PARIS (AFP) — Iranian filmmakers, at home and in exile, are breaking free from restrictions — imposed both by their repressive government and by audience expectations — to form a creative wave that is increasingly winning attention internationally.
The 2011 Oscar win for the Iranian movie “A Separation” snapped the focus on what was coming out of the Islamic Republic. But those in the industry emphasize that other notable productions go well beyond regime-approved portrayals of daily Iranian life.
From this year’s Berlinale triumph of “Taxi” to a couple of fresh American-made movies including a dark comedy by the maker of the groundbreaking “Persepolis,” and other films hitting screens abroad, the output is challenging Tehran’s censors and easy categorization.
“Iran has strong art and cinema” that will thrive no matter the adversity, exiled Iranian director Mohsen Makhmalbaf told AFP as he presented his latest movie, “The President,” about a Central Asian republic’s dictator toppled in a revolution and running for his life.
“There is hope for this cinema, more than for the life of the dictatorship in Iran. There is hope that one day we don’t have this regime but we will have a good history of Iranian cinema.”
“Taxi” by Jafar Panahi, a dissident director living in Tehran who is defying a ban by the government there on making movies for 20 years, is the latest big success. His film, smuggled out of Iran, took top prize at the Berlin film festival last month.
Despite the accolade, “Taxi” won’t be shown in Iranian cinemas. But it will certainly be seen anyway by Iran’s legions of film fans who pay a dollar or two for bootleg DVDs in a thriving underground market.
That same market will also offer “The Voices,” a less-lofty, more commercial movie by Marjane Satrapi, the Iranian-French director behind the award-winning 2007 black-and-white animation “Persepolis.”
The new film, a macabre comedy starring Ryan Reynolds as a man pushed to murder by his talking pets, has nothing at all to do with her native country. It can be seen as part of a deliberate plan in her evolution to becoming a director first — and not one exclusively associated with stories about Iran.
“What I had to say (about Iran), I said at length…. I don’t like to redo what I know what to do because I feel like I’m not progressing enough,” Satrapi told AFP.
Still, “Iran is in me, it’s my country,” she stressed, adding that the Islamic Republic’s crackdown on Panahi and freedom of expression generally “particularly affects me”.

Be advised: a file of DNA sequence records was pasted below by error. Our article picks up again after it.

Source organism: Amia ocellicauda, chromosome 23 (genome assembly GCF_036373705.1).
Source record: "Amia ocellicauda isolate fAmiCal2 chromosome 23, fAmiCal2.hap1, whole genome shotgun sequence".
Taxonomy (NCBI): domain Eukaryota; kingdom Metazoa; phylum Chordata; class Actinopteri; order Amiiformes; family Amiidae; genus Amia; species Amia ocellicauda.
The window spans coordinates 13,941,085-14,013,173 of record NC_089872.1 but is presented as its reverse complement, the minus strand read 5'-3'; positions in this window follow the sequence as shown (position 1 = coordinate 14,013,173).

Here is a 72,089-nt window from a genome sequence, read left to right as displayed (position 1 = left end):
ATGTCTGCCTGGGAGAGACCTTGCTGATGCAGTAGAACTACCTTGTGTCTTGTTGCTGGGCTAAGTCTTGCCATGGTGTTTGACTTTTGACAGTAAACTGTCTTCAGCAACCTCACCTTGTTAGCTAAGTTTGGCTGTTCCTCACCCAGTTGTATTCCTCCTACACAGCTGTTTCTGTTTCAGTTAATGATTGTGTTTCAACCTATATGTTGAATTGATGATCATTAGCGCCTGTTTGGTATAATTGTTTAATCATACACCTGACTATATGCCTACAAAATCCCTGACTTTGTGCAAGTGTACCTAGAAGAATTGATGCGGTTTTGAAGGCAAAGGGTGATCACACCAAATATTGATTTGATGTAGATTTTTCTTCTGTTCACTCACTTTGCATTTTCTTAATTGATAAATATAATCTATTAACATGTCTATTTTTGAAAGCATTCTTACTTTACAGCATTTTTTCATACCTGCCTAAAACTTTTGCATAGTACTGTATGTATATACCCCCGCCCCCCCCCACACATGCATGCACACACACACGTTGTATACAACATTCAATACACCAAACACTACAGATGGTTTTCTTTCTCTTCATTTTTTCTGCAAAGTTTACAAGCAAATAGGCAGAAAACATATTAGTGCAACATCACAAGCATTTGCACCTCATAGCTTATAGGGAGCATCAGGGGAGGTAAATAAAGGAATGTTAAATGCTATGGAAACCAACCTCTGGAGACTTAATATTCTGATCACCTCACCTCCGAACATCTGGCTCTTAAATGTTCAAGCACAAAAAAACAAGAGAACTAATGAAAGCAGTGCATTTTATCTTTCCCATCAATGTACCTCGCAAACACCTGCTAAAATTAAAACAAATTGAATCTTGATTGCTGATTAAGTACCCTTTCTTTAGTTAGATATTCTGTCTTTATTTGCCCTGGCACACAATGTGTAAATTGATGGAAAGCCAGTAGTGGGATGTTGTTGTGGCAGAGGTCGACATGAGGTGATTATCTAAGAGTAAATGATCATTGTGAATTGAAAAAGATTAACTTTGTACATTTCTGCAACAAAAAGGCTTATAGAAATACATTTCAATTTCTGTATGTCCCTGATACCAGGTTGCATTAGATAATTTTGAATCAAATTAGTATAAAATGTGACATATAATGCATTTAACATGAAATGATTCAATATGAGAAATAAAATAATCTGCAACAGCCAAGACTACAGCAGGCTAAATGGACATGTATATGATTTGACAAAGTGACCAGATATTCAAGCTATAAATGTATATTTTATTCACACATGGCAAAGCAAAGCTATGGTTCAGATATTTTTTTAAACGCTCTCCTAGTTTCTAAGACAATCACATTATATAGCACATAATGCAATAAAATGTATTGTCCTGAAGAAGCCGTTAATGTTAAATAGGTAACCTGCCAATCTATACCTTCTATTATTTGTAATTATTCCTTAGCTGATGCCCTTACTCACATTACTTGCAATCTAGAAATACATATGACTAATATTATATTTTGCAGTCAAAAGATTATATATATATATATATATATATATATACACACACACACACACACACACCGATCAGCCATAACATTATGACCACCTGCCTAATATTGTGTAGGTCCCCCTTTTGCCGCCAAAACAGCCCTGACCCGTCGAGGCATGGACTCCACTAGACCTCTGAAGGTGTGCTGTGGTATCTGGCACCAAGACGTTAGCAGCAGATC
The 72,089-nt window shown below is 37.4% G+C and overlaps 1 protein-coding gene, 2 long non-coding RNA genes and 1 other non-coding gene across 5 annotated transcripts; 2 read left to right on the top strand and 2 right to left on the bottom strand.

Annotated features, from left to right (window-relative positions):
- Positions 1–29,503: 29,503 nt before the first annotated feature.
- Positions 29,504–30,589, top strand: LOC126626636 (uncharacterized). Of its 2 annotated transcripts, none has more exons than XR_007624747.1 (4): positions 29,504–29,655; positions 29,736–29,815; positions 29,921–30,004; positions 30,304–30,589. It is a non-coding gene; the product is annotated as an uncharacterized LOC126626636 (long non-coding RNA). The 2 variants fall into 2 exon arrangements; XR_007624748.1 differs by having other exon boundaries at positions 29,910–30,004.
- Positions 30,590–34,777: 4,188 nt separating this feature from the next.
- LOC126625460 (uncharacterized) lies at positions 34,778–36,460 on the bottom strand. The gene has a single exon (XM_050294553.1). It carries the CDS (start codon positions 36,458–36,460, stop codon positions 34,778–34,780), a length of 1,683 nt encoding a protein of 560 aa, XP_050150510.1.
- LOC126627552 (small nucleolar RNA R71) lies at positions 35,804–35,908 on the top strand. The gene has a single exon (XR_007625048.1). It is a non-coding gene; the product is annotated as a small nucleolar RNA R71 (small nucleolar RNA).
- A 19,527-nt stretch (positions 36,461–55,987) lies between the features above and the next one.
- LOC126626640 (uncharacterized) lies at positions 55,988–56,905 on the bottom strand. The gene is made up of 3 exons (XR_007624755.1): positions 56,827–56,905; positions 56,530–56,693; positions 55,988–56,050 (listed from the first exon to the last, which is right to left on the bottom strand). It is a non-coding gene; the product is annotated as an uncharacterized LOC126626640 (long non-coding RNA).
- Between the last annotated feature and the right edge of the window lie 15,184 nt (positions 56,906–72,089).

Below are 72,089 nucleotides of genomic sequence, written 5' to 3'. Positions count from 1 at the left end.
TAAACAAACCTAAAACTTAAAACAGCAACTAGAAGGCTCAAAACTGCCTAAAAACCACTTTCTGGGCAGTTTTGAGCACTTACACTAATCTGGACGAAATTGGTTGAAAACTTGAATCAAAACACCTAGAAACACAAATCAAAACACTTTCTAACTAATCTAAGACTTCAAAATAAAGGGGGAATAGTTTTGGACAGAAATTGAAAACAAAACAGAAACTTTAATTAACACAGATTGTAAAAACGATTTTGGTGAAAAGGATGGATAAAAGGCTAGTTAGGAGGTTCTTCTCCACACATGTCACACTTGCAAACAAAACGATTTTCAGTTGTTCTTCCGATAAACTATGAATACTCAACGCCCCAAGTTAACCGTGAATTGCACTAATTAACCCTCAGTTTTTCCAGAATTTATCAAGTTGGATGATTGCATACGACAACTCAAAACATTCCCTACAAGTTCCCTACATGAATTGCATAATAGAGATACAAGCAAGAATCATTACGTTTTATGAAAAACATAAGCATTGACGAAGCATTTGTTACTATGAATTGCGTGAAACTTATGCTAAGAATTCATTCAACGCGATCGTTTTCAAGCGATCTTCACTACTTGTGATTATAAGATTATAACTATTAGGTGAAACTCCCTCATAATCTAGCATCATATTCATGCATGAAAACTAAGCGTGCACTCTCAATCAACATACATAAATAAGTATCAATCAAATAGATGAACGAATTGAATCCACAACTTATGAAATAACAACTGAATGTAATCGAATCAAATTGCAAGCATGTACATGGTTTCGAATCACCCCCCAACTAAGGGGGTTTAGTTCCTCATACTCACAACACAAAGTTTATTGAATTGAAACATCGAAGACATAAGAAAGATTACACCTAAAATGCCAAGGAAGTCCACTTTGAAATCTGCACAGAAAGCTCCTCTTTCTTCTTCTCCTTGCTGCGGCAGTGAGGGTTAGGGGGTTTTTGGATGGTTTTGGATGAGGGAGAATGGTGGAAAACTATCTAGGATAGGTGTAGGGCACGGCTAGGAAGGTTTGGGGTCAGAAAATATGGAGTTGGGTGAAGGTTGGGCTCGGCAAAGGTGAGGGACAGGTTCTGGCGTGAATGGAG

Makhmalbaf, who now holds a French passport and lives in Britain, and who has survived what he said were four attempts by Iran’s regime to murder him, says that after 10 years in exile, “I don’t know where is my homeland… little by little I am less Iranian, honestly”.
He, too, adheres to a more universal identity, shaking off any attempt to pigeon-hole him as concentrating on Iran, which he was forced to flee a decade ago.
“I am first a human being, second I am (an) artist, third I was born in Iran — not the reverse.”
Fellow director Panahi, he said, was “brave and has a lot of support, that’s why he makes each year one film”. Other aspiring filmmakers in Iran are in prison or in exile — “but you don’t know their names”.
Given the oppression and censorship in Iran, some of the freshest visions starting to emerge about the country come from the post-revolutionary generation born and raised outside their parents’ country.
Ana Lily Amirpour, an Iranian-American born in Britain, offers one such movie: a black-and-white “vampire western” about a trendy, bloodsucking Iranian dressed in Islamic garb titled “A Girl Walks Home Alone at Night”.
The 2014 film, shot in California but set in an imaginary Iranian town and featuring Farsi dialogue throughout, has been well-received and opened up career horizons for Amirpour.
In the same vein as Satrapi and Makhmalbaf, though, she is not looking to an Iran-themed or -inspired next project.
Instead, she told the online magazine Indiewire, which writes on independent movies and movie-making, she’s doing a film — in English this time — that she summed up as a violent “post-cannibalistic love story”.